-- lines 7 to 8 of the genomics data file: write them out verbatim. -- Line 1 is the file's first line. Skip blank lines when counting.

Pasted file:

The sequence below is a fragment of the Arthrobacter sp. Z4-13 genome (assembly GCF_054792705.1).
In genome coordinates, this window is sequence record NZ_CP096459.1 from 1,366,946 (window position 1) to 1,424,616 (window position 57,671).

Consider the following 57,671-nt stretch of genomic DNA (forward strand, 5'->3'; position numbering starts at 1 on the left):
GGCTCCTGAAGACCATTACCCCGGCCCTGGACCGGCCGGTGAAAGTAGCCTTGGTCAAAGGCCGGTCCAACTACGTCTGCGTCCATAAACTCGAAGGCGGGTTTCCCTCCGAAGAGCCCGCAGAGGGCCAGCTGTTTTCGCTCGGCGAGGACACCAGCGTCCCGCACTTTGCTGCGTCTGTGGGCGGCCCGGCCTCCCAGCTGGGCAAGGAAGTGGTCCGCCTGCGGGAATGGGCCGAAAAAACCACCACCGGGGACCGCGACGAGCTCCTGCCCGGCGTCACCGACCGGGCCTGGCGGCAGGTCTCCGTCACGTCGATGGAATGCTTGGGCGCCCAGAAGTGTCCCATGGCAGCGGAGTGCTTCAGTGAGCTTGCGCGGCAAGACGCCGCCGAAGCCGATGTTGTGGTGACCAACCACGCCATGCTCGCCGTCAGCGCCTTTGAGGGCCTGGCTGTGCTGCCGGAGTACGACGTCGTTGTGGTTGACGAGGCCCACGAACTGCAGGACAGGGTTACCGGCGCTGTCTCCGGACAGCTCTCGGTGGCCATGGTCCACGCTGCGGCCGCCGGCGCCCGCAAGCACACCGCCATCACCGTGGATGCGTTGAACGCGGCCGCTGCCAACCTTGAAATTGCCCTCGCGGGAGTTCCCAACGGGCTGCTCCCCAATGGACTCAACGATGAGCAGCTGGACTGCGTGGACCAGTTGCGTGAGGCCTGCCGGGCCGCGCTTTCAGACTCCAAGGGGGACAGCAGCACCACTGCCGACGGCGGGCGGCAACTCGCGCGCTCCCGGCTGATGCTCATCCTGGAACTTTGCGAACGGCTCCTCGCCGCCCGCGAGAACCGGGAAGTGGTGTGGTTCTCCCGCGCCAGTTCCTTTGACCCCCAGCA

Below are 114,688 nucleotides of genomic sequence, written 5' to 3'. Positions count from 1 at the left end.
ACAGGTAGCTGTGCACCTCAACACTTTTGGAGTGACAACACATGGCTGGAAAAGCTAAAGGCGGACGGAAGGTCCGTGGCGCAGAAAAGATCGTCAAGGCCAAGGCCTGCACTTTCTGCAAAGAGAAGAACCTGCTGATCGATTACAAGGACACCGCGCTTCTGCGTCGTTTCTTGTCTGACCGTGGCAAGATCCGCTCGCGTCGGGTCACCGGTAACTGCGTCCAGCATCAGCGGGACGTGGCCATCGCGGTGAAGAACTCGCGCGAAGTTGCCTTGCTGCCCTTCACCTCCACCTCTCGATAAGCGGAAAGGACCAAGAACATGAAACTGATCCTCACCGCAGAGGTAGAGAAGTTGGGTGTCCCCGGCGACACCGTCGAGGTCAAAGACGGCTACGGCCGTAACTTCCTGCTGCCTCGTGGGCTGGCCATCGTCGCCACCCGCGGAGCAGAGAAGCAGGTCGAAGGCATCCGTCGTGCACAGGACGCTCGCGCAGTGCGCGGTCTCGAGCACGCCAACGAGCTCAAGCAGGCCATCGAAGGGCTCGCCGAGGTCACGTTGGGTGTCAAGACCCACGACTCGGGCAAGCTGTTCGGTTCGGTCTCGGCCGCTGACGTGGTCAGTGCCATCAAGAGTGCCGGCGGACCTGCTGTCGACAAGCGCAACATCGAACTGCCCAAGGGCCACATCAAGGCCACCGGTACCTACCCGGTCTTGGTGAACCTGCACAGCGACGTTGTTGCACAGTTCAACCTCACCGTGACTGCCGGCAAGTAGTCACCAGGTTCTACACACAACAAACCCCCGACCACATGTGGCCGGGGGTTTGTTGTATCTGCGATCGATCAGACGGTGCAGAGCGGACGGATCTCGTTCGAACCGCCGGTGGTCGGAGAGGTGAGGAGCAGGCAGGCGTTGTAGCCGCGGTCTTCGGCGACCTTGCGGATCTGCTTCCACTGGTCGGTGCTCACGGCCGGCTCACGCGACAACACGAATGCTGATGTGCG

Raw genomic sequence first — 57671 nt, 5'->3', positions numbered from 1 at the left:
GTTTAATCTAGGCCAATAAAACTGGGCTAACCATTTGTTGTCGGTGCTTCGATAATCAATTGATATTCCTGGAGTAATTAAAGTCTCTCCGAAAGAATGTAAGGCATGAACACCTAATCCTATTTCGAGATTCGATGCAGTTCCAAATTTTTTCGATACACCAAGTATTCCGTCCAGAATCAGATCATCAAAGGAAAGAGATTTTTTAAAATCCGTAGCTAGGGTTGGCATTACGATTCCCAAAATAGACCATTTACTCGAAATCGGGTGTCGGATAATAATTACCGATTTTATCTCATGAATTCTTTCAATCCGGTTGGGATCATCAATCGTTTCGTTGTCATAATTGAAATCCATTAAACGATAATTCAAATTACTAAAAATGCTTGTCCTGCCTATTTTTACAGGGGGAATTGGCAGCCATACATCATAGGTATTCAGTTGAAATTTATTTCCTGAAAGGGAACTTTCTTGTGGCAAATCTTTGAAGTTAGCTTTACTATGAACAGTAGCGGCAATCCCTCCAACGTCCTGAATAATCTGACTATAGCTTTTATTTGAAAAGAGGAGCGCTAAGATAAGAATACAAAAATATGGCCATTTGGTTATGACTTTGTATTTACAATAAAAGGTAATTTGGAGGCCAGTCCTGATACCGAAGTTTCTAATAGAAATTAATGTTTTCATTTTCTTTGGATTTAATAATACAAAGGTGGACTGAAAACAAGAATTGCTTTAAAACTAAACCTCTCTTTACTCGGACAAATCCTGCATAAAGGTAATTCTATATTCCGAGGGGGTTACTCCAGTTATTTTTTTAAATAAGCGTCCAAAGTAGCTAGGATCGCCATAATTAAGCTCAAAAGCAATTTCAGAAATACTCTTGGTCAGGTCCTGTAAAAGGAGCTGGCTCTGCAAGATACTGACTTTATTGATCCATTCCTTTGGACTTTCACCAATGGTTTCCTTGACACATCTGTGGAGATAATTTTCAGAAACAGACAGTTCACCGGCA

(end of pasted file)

Raw genomic sequence first — 57671 nt, 5'->3', positions numbered from 1 at the left:
GTTTAATCTAGGCCAATAAAACTGGGCTAACCATTTGTTGTCGGTGCTTCGATAATCAATTGATATTCCTGGAGTAATTAAAGTCTCTCCGAAAGAATGTAAGGCATGAACACCTAATCCTATTTCGAGATTCGATGCAGTTCCAAATTTTTTCGATACACCAAGTATTCCGTCCAGAATCAGATCATCAAAGGAAAGAGATTTTTTAAAATCCGTAGCTAGGGTTGGCATTACGATTCCCAAAATAGACCATTTACTCGAAATCGGGTGTCGGATAATAATTACCGATTTTATCTCATGAATTCTTTCAATCCGGTTGGGATCATCAATCGTTTCGTTGTCATAATTGAAATCCATTAAACGATAATTCAAATTACTAAAAATGCTTGTCCTGCCTATTTTTACAGGGGGAATTGGCAGCCATACATCATAGGTATTCAGTTGAAATTTATTTCCTGAAAGGGAACTTTCTTGTGGCAAATCTTTGAAGTTAGCTTTACTATGAACAGTAGCGGCAATCCCTCCAACGTCCTGAATAATCTGACTATAGCTTTTATTTGAAAAGAGGAGCGCTAAGATAAGAATACAAAAATATGGCCATTTGGTTATGACTTTGTATTTACAATAAAAGGTAATTTGGAGGCCAGTCCTGATACCGAAGTTTCTAATAGAAATTAATGTTTTCATTTTCTTTGGATTTAATAATACAAAGGTGGACTGAAAACAAGAATTGCTTTAAAACTAAACCTCTCTTTACTCGGACAAATCCTGCATAAAGGTAATTCTATATTCCGAGGGGGTTACTCCAGTTATTTTTTTAAATAAGCGTCCAAAGTAGCTAGGATCGCCATAATTAAGCTCAAAAGCAATTTCAGAAATACTCTTGGTCAGGTCCTGTAAAAGGAGCTGGCTCTGCAAGATACTGACTTTATTGATCCATTCCTTTGGACTTTCACCAATGGTTTCCTTGACACATCTGTGGAGATAATTTTCAGAAACAGACAGTTCACCGGCA